Cameron Green is very unlikely to play in the first Test against India, to be played in Nagpur from Thursday, with the fractured finger he suffered during the Boxing Day Test requiring more time to heal.
Green did not bat during Australia's first training session at Vidarbha Cricket Association Stadium in Nagpur. He did do some fitness work and light centre-wicket bowling, but Australia have opted for a cautious approach to his recovery given he had surgery to insert pins in his finger only five weeks ago.
He jarred his finger while batting during the training camp in Bengaluru, before travelling to Nagpur, and while it did not cause any damage, it was enough to make the team management cautious.
Australia vice-captain Steven Smith felt Green was unlikely to play given he hasn't faced fast bowling in the nets. "I don't think he is [going to play]," Smith said. "I don't think he's even faced fast bowlers yet. So I dare say he won't be playing but who knows. I'm not entirely sure. We'll wait and see.
"But it's unlikely, I think."
This would mean that Australia pick a specialist batter at No. 6 and just four bowlers for the first Test.
Matt Renshaw played in place of Green in the Sydney Test against South Africa at No. 6 but Peter Handscomb is also in the frame, with Australia's selectors considering the balance of the top six in terms of left and right-hand batters. If Renshaw were to play, Australia would have five left-handers in the top seven.
Matt Renshaw or Peter Handscomb?
Handscomb has also done a lot of short-leg training in the lead-up to the Test both in Bengaluru and in Nagpur, although Renshaw has also done some close-in fielding work, at silly mid-off. Both men are good close catchers but Handscomb is the more experienced of the two in those roles.
Scott Boland is a lock to replace the injured Josh Hazlewood. Lance Morris is the only other quick available but he only did some centre-wicket bowling in Nagpur alongside Green.
Australia look set to play two spinners and two quicks with the surface looking extremely dry two days out from the start of the Test.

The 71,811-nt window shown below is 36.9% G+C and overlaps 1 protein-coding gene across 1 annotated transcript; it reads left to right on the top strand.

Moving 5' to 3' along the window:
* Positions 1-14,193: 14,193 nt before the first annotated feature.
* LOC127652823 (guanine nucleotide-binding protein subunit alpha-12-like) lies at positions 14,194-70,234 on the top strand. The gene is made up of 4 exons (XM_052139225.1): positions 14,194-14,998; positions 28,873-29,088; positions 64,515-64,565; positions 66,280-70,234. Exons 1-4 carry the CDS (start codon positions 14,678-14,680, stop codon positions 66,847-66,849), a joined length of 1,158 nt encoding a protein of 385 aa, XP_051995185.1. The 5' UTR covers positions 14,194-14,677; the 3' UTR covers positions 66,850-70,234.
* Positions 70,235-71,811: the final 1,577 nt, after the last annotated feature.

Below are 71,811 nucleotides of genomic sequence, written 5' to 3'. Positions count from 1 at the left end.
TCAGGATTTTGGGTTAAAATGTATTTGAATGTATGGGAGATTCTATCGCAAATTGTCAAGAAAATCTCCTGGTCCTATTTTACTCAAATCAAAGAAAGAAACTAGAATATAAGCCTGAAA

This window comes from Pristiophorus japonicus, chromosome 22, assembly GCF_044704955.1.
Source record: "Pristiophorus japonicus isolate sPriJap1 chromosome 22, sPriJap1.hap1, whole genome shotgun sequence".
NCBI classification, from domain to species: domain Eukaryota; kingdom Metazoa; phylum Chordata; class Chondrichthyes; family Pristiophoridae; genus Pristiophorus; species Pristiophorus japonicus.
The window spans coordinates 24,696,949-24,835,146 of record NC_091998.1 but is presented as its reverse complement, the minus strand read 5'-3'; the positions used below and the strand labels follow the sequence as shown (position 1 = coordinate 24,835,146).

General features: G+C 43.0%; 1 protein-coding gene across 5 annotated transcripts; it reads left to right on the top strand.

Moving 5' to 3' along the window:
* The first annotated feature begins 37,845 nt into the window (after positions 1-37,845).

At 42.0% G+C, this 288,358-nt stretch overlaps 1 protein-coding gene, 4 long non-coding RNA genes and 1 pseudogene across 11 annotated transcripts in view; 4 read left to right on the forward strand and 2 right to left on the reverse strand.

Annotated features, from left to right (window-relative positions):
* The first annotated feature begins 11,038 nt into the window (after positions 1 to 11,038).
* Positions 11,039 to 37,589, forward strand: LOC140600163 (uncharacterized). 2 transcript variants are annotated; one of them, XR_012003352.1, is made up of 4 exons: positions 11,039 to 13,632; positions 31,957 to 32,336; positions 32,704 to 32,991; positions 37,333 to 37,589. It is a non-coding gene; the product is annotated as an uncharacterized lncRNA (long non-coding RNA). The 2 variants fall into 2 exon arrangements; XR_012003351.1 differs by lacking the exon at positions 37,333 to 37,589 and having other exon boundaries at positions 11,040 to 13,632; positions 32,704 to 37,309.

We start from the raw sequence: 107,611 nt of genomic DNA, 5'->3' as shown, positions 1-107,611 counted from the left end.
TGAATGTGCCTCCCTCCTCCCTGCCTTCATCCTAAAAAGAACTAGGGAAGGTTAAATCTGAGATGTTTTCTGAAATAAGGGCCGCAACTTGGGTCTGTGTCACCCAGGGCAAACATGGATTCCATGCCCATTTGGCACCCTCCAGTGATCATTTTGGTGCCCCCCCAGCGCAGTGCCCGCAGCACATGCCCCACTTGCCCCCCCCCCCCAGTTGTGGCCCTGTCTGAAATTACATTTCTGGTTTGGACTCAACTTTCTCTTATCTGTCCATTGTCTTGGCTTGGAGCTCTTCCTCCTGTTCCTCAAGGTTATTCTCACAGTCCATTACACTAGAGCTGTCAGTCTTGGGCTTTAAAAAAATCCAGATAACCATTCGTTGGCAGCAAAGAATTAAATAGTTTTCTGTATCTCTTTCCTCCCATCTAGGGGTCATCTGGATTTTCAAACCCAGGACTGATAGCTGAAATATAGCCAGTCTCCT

"It's pretty dry," Smith said. "Particularly one end that I think will take a bit of spin, particularly the left-arm spinner spinning it back into our left-handers. There's a section there that's quite dry. Other than that, I can't really get a good gauge on it.
"I don't think there will be a heap of bounce in the wicket. I think for the seamers it will be quite skiddy and maybe a bit of up-and-down movement as the game goes on. The cracks felt quite loose. We'll wait and see when we get out there."
But no decision has been made on who the second spinner would be. If the surface looks like a raging turner, then Ashton Agar could be preferred over Todd Murphy to give Australia a left-arm orthodox option. But Murphy remained a chance to make his Test debut with Australia still considering the option of playing two specialist offspinners, with Nathan Lyon the primary choice.
If the surface does look like it will spin big from ball one, Australia might have considered three spinners, but with Green set to be unavailable, that option appeared off the table.
"I think if Green was fit it definitely be more of an option," Smith said. "Without him, maybe. I'm not entirely sure. I think we've got a strategy meeting this afternoon where we'll have a talk about what we think but ultimately it's down to the selectors to pick the team they think is best for the surface."